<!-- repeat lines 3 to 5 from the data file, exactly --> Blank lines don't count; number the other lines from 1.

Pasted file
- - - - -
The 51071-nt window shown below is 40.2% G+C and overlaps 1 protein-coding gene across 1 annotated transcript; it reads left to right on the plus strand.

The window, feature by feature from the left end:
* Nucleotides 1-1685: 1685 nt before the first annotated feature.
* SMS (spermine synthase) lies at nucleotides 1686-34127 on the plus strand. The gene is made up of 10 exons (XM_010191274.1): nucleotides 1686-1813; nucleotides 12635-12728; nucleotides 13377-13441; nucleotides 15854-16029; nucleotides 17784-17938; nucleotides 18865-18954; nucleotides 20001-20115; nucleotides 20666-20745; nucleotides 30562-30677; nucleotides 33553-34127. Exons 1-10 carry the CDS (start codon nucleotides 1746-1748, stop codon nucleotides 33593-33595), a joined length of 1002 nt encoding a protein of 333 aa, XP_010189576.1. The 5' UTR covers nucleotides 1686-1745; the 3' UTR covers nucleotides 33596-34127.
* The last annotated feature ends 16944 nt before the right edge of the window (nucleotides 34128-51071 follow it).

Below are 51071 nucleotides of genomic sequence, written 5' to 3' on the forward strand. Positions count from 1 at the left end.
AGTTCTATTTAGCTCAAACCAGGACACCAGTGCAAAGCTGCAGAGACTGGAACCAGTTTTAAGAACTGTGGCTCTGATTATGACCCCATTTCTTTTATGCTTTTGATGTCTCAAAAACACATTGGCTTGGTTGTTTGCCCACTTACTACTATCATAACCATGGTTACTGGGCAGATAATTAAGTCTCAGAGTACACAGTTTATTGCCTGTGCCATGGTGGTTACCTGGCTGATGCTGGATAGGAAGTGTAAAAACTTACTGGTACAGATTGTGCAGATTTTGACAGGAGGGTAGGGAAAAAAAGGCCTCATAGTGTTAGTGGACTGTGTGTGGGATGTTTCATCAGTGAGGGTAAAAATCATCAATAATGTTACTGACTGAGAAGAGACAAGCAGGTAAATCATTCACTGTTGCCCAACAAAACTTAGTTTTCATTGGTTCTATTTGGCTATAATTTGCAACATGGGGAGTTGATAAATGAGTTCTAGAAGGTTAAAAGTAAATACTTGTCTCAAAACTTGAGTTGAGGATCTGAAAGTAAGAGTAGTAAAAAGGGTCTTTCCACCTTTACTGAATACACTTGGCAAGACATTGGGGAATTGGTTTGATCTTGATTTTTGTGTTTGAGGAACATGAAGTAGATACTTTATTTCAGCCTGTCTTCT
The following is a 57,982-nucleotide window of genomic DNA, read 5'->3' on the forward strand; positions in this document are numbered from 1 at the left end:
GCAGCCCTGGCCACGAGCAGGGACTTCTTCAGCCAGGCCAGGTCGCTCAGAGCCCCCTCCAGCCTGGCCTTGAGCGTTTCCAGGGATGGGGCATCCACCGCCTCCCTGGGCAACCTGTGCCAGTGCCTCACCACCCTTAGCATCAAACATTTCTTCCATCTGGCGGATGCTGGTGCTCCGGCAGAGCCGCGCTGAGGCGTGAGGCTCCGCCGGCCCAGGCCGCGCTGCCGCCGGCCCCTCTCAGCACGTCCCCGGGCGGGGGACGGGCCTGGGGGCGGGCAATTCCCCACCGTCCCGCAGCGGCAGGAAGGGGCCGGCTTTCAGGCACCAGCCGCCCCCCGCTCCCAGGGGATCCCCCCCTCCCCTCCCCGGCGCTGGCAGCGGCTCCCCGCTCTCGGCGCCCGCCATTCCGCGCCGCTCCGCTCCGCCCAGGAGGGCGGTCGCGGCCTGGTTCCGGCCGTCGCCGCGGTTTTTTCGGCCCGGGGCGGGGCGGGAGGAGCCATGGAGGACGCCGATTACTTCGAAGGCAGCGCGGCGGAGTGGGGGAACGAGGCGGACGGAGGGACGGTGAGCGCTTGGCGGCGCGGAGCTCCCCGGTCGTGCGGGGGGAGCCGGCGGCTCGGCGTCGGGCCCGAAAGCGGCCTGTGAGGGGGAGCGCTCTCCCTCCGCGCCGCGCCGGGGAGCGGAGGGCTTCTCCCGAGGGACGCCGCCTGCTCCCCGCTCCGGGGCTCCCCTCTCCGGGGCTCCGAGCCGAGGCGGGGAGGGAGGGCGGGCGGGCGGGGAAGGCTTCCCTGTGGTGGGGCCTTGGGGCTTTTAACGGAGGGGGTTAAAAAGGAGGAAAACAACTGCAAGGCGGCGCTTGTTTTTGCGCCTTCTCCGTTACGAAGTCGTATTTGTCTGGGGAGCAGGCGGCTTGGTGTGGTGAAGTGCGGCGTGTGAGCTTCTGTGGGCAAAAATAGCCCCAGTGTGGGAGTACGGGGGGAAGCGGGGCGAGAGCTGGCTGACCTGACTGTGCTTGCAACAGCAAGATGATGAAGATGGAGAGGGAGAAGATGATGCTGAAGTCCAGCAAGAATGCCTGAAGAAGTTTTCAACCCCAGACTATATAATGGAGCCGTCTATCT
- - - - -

* Nucleotides 1-1685: 1685 nt before the first annotated feature.
* SMS (spermine synthase) lies at nucleotides 1686-34127 on the plus strand. The gene is made up of 10 exons (XM_010191274.1): nucleotides 1686-1813; nucleotides 12635-12728; nucleotides 13377-13441; nucleotides 15854-16029; nucleotides 17784-17938; nucleotides 18865-18954; nucleotides 20001-20115; nucleotides 20666-20745; nucleotides 30562-30677; nucleotides 33553-34127. Exons 1-10 carry the CDS (start codon nucleotides 1746-1748, stop codon nucleotides 33593-33595), a joined length of 1002 nt encoding a protein of 333 aa, XP_010189576.1. The 5' UTR covers nucleotides 1686-1745; the 3' UTR covers nucleotides 33596-34127.
* The last annotated feature ends 16944 nt before the right edge of the window (nucleotides 34128-51071 follow it).